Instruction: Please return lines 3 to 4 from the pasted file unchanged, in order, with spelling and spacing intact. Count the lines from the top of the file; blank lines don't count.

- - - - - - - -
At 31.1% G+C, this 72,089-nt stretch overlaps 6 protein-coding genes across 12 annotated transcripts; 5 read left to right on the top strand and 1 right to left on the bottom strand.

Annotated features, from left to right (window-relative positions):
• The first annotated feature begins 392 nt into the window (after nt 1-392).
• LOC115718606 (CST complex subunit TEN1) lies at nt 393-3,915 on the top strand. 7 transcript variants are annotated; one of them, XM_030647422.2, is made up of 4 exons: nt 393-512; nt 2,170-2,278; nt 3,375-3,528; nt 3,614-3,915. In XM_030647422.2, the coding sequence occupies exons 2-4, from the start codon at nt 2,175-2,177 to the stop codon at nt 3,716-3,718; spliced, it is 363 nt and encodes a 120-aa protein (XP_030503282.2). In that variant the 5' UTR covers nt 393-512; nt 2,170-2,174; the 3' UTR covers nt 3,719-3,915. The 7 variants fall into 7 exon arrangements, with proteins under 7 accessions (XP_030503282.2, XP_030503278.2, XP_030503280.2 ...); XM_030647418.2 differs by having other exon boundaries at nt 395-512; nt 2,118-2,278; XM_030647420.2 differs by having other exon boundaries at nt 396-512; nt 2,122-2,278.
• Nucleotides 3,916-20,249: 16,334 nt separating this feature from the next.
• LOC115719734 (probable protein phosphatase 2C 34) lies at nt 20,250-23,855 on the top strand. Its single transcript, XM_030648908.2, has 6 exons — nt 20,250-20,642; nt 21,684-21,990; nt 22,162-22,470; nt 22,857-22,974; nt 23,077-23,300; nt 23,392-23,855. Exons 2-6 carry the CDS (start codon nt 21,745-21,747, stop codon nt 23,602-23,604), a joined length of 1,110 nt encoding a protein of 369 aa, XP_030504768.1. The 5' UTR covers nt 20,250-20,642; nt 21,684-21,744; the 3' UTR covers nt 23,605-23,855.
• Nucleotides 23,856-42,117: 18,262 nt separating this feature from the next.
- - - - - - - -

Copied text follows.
• The first annotated feature begins 392 nt into the window (after nt 1-392).
• LOC115718606 (CST complex subunit TEN1) lies at nt 393-3,915 on the top strand. 7 transcript variants are annotated; one of them, XM_030647422.2, is made up of 4 exons: nt 393-512; nt 2,170-2,278; nt 3,375-3,528; nt 3,614-3,915. In XM_030647422.2, the coding sequence occupies exons 2-4, from the start codon at nt 2,175-2,177 to the stop codon at nt 3,716-3,718; spliced, it is 363 nt and encodes a 120-aa protein (XP_030503282.2). In that variant the 5' UTR covers nt 393-512; nt 2,170-2,174; the 3' UTR covers nt 3,719-3,915. The 7 variants fall into 7 exon arrangements, with proteins under 7 accessions (XP_030503282.2, XP_030503278.2, XP_030503280.2 ...); XM_030647418.2 differs by having other exon boundaries at nt 395-512; nt 2,118-2,278; XM_030647420.2 differs by having other exon boundaries at nt 396-512; nt 2,122-2,278.